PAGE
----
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The proposed mega-dams could deal a crushing blow to the Mekong's dolphins. The Don Sahong Dam site is less than two kilometres upstream from a deep river pool, which contains Laos' last four Irrawaddy dolphins. Blasting alone could seriously damage their sensitive hearing. Further downstream in Kratie, a much larger population of dolphins is also threatened by the dam that could drastically reduce its food supply.

A new population survey by WWF and the Cambodian government found that the annual rate of decline has slowed from approximately seven per cent per year in 2007 to less than two per cent in 2015. This is the result of years of work by the government and WWF to protect their habitat and remove illegal gill nets, a major cause of dolphin mortality.

The dams have the potential to irrevocably disrupt fish migration, which would also endanger the world's largest inland fishery and the main source of protein for the region's 60 million people.

One of these - the Xayaburi Dam in northern Laos - is almost complete, while construction on another mega dam on the Don Sahong channel in southern Laos is expected to begin before the end of the year by Malaysia's Mega First Corporation Berhad.

John Barker, Head of Programmes at WWF-UK commented,

We still have a long journey ahead of us before being able to celebrate thriving populations of the iconic Irrawaddy dolphin in the Mekong. These dams will hugely damage years of conservation work and could have irreversible effects on this national treasure as well as threatening the food security of millions of people."

Sam Ath Chhith, Country Director of WWF-Cambodia said,

"We need to re-double our efforts to reduce the mortality rate by protecting the dolphins from illegal gill net fishing and by ensuring that the destructive Don Sahong Dam and others like it are not built. The dam will have negative impacts on the entire Mekong River ecosystem all the way to the delta in Vietnam: it cannot proceed."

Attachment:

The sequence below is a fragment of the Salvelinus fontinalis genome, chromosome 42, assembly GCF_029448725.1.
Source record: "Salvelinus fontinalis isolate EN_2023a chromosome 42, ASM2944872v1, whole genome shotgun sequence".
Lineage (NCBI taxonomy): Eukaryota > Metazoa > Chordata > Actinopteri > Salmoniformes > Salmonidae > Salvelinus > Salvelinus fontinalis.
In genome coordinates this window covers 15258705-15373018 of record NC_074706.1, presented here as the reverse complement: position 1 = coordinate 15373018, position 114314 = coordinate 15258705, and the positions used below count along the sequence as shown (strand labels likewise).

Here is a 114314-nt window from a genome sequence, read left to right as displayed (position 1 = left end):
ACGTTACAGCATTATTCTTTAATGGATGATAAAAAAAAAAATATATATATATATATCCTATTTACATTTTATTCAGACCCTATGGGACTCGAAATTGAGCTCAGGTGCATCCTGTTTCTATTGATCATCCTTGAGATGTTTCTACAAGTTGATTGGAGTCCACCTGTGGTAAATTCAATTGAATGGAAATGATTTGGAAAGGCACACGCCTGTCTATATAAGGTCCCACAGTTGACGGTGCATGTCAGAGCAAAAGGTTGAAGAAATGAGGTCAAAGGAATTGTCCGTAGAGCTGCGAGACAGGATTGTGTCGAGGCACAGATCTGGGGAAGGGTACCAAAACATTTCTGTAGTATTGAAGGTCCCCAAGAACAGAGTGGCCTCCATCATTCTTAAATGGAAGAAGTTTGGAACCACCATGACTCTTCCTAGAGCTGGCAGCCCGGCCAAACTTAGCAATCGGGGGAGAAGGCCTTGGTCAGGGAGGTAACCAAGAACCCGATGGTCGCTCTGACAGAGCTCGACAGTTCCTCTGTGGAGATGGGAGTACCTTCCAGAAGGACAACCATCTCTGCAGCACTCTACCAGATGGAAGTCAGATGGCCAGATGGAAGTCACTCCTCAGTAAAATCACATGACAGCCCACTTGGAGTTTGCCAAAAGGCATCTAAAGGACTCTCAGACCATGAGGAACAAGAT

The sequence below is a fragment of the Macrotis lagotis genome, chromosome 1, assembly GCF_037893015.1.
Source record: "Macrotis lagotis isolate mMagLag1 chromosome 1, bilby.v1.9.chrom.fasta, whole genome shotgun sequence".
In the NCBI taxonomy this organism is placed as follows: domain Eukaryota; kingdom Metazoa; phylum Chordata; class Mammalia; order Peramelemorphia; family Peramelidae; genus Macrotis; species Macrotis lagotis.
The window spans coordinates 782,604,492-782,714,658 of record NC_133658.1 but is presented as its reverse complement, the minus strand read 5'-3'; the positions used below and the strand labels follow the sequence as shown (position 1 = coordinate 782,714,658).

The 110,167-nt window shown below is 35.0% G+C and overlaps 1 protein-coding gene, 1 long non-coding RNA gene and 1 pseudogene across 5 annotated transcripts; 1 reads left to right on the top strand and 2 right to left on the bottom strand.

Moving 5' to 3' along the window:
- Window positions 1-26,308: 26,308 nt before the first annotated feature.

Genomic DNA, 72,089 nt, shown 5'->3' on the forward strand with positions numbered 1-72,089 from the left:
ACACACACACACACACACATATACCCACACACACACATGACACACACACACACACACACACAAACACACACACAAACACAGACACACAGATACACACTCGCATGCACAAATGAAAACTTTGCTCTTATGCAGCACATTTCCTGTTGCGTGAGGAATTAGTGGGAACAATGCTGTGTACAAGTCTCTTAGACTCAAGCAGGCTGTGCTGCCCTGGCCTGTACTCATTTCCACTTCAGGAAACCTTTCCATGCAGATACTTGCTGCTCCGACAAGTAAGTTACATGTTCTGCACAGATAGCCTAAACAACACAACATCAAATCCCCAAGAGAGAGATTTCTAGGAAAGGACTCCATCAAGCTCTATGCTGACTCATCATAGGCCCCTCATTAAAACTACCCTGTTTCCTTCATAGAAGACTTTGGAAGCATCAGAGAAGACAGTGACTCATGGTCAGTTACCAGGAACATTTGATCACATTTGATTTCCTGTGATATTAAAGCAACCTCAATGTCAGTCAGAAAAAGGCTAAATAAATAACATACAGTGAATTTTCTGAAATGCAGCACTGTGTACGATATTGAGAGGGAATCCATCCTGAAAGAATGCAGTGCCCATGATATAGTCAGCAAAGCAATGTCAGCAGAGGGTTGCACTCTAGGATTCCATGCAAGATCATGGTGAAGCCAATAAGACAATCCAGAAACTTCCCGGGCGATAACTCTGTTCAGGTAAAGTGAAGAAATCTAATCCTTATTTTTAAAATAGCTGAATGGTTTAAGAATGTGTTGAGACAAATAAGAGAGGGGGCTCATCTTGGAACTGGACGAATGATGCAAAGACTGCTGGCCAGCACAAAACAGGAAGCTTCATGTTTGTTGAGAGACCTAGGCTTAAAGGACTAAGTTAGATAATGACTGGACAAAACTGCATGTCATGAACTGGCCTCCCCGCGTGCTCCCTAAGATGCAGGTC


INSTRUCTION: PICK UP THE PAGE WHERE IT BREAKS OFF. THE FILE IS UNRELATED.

The latest results also showed that the number of juvenile dolphins reaching adulthood has vastly improved giving further hope for the survival of species. 

-Ends-

Notes to editors:

  • The population of the Mekong Irrawaddy Dolphin was estimated at no more than 200 individuals in 1997. Their numbers fell to 127 in 2005, to 93 in 2007 and to 85 in 2010.
  • For more information, including detailed scientific analysis, of the potential impacts of the Don Sahong Dam, go here.
  • The population survey was conducted along the main channel of the Mekong River from Kratie Township in Cambodia's Kratie province to the Khone Falls complex in Champassak province in Laos and back again - a total distance of 380 km.

For further information:

Lianne Mason, Media Relations Officer, WWF-UK

Tel: +44 7771818699 / +44 1483 412206
Email: lmason@wwf.org.uk

Mr. UN Chakrey, Communications Manager of WWF-Cambodia

Tel: (855) 17 234 555
Email: chakrey.un@wwfgreatermekong.org

Mr. Lee Poston, Communications Director, WWF-Greater Mekong
Tel: (+66) 91 88 32290
Email: lee.poston@wwfgreatermekong.org

About WWF
WWF is one of the world's largest and most respected independent conservation organizations, with over 5 million supporters and a global network active in over 100 countries. WWF's mission is to stop the degradation of the Earth's natural environment and to build a future in which humans live in harmony with nature, by conserving the world's biological diversity, ensuring that the use of renewable natural resources is sustainable, and promoting the reduction of pollution and wasteful consumption.  panda.org/news for latest news and media resources"